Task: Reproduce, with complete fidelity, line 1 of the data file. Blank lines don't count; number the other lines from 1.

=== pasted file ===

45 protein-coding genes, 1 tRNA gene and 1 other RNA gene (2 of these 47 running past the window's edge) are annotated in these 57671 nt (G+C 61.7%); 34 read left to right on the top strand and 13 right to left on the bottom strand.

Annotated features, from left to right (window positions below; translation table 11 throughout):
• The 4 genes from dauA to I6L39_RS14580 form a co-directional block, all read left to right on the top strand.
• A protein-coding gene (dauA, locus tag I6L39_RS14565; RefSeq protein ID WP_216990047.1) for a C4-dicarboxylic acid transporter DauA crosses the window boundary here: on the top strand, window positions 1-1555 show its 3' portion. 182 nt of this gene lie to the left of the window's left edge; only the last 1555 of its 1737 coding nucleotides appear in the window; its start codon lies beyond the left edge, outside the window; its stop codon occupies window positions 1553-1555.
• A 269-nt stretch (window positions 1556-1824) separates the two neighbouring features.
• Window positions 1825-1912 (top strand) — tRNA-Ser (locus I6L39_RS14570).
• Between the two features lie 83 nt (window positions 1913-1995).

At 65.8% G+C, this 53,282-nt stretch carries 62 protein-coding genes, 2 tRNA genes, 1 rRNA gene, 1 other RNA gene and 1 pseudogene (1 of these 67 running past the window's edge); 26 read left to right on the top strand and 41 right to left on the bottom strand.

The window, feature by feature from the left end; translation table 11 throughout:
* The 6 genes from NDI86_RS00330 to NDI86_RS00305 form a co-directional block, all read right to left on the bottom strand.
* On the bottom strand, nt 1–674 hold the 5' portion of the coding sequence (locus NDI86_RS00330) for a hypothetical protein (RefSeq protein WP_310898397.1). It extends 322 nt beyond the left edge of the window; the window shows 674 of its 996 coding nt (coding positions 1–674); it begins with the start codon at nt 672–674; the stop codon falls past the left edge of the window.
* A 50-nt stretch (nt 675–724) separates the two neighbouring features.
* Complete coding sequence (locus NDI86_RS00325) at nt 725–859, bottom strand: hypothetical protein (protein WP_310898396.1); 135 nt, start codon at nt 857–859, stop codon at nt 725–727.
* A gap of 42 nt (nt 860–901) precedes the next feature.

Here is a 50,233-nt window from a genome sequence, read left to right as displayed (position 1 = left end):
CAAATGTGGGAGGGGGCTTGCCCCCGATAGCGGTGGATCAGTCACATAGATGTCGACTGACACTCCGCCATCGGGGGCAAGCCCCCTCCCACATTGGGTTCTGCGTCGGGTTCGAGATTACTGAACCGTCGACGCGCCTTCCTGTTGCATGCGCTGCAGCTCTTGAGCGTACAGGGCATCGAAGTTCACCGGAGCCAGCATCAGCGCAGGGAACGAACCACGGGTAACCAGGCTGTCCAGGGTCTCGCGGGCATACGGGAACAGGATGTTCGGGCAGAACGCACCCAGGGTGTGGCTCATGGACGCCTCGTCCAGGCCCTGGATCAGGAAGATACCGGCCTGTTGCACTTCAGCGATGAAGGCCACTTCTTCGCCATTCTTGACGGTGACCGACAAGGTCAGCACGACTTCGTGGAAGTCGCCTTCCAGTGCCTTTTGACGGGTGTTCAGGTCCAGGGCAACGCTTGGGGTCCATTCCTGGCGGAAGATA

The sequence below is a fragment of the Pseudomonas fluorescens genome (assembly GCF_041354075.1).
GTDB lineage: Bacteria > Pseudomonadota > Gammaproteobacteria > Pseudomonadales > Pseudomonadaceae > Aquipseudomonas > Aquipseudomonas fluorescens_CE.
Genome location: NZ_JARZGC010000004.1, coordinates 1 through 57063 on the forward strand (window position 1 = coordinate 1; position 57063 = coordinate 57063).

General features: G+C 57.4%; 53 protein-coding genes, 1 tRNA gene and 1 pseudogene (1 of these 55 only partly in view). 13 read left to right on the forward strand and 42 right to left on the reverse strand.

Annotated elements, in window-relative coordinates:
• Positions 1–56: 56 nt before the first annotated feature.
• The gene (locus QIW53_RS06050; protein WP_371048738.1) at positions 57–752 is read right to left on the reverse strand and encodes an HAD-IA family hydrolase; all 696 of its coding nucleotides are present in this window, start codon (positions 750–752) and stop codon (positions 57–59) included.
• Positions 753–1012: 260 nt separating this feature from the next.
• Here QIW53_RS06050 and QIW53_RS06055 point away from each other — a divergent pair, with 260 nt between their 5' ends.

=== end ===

45 protein-coding genes, 1 tRNA gene and 1 other RNA gene (2 of these 47 running past the window's edge) are annotated in these 57671 nt (G+C 61.7%); 34 read left to right on the top strand and 13 right to left on the bottom strand.